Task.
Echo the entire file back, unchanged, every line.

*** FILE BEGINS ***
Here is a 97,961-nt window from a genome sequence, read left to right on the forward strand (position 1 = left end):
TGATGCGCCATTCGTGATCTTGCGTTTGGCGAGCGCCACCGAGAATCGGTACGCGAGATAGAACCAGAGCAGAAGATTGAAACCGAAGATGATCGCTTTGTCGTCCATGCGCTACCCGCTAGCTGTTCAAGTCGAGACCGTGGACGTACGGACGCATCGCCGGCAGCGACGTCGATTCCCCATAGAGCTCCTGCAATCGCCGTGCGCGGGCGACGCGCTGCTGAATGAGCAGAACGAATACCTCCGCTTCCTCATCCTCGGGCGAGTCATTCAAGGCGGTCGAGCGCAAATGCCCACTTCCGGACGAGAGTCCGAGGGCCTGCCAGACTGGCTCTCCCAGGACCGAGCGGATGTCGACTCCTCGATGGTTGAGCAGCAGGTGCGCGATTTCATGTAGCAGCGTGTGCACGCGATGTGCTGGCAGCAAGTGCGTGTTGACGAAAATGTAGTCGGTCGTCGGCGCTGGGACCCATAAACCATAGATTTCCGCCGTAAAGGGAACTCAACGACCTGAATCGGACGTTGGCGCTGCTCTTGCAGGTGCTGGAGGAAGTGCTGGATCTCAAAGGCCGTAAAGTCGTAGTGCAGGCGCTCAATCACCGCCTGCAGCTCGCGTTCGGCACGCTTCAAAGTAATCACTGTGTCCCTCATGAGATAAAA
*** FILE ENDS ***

Here is a 97,961-nt window from a genome sequence, read left to right on the forward strand (position 1 = left end):
TGATGCGCCATTCGTGATCTTGCGTTTGGCGAGCGCCACCGAGAATCGGTACGCGAGATAGAACCAGAGCAGAAGATTGAAACCGAAGATGATCGCTTTGTCGTCCATGCGCTACCCGCTAGCTGTTCAAGTCGAGACCGTGGACGTACGGACGCATCGCCGGCAGCGACGTCGATTCCCCATAGAGCTCCTGCAATCGCCGTGCGCGGGCGACGCGCTGCTGAATGAGCAGAACGAATACCTCCGCTTCCTCATCCTCGGGCGAGTCATTCAAGGCGGTCGAGCGCAAATGCCCACTTCCGGACGAGAGTCCGAGGGCCTGCCAGACTGGCTCTCCCAGGACCGAGCGGATGTCGACTCCTCGATGGTTGAGCAGCAGGTGCGCGATTTCATGTAGCAGCGTGTGCACGCGATGTGCTGGCAGCAAGTGCGTGTTGACGAAAATGTAGTCGGTCGTCGGCGCTGGGACCCATAAACCATAGATTTCCGCCGTAAAGGGAACTCAACGACCTGAATCGGACGTTGGCGCTGCTCTTGCAGGTGCTGGAGGAAGTGCTGGATCTCAAAGGCCGTAAAGTCGTAGTGCAGGCGCTCAATCACCGCCTGCAGCTCGCGTTCGGCACGCTTCAAAGTAATCACTGTGTCCCTCATGAGATAAAA